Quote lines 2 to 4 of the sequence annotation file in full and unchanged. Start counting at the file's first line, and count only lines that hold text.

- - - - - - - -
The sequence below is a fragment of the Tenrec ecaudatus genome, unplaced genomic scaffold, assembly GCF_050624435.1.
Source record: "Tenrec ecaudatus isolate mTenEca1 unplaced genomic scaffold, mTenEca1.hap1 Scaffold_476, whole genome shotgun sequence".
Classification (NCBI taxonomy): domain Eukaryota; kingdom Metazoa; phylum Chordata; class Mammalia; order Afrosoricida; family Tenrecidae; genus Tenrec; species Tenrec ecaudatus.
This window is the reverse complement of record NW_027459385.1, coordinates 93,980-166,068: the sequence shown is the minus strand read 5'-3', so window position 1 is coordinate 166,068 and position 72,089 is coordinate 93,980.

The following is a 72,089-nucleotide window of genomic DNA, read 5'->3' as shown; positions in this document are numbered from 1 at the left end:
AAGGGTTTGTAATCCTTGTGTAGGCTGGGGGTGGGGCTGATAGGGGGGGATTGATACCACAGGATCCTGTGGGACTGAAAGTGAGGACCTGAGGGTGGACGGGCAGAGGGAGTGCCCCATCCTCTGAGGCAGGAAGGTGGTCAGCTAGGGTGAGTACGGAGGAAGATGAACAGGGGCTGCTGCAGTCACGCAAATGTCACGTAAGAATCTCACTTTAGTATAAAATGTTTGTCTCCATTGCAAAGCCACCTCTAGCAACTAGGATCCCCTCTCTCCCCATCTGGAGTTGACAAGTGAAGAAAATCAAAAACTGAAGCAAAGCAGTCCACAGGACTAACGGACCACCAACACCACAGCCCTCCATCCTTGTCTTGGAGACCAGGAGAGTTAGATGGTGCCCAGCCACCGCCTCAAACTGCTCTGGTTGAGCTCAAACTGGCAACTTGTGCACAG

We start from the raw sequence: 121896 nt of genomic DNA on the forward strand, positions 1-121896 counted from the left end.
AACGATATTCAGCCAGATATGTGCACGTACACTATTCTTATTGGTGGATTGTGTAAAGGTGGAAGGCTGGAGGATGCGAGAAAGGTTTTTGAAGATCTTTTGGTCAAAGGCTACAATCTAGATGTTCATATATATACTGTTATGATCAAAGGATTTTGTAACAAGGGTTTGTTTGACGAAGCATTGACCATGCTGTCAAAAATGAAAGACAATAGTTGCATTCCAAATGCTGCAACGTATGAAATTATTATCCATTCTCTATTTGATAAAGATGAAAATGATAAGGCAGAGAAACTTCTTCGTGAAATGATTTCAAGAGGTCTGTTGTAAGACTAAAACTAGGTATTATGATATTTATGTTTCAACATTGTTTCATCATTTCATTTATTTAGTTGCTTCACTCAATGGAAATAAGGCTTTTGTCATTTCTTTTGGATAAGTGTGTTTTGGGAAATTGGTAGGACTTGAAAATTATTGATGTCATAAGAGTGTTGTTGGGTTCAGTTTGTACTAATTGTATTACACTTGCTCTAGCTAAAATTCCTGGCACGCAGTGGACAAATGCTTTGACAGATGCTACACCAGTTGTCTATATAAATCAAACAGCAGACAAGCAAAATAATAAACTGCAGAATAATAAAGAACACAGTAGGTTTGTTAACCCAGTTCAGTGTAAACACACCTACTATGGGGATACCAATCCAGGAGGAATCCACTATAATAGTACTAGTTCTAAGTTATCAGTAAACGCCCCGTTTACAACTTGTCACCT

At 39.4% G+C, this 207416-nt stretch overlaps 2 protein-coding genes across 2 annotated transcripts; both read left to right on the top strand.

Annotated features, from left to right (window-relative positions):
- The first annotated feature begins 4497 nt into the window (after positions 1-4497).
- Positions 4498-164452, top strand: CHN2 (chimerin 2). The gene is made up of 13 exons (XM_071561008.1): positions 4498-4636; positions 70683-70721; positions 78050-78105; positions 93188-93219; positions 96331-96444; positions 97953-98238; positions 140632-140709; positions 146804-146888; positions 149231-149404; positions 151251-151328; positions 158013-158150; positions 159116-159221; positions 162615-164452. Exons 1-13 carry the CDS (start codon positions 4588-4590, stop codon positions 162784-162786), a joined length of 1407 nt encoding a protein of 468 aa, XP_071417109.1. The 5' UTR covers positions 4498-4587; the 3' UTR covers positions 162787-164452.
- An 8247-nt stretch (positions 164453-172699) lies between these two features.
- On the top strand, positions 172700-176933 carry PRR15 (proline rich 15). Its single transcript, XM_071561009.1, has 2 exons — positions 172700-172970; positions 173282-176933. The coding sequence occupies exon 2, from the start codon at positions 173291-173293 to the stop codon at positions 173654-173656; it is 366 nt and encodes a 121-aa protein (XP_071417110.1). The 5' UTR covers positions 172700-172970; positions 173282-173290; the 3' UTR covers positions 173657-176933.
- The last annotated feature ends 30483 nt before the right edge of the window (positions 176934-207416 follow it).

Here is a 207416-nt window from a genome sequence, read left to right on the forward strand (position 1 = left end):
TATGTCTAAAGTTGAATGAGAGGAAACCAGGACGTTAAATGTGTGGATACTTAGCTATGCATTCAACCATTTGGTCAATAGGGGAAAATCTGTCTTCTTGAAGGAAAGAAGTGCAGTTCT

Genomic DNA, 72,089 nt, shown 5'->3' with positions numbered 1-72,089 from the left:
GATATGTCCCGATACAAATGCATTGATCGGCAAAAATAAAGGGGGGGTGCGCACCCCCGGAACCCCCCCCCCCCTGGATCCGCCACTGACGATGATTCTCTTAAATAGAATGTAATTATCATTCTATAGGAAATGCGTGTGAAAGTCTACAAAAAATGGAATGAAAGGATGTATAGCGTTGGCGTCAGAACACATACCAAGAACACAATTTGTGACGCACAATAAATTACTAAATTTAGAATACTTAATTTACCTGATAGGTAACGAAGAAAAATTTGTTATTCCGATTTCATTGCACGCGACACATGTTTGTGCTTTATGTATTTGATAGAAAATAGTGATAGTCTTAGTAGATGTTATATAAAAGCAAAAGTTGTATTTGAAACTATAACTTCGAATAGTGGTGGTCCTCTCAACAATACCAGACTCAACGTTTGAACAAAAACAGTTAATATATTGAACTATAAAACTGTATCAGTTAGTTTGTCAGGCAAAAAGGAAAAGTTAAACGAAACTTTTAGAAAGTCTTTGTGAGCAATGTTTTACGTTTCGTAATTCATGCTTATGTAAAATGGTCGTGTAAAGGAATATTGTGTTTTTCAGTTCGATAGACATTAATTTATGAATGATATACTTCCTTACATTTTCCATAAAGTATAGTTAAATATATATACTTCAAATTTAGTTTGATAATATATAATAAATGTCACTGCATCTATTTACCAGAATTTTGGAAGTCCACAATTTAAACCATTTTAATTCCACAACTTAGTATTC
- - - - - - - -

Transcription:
Source record: "Tenrec ecaudatus isolate mTenEca1 unplaced genomic scaffold, mTenEca1.hap1 Scaffold_476, whole genome shotgun sequence".
Classification (NCBI taxonomy): domain Eukaryota; kingdom Metazoa; phylum Chordata; class Mammalia; order Afrosoricida; family Tenrecidae; genus Tenrec; species Tenrec ecaudatus.
This window is the reverse complement of record NW_027459385.1, coordinates 93,980-166,068: the sequence shown is the minus strand read 5'-3', so window position 1 is coordinate 166,068 and position 72,089 is coordinate 93,980.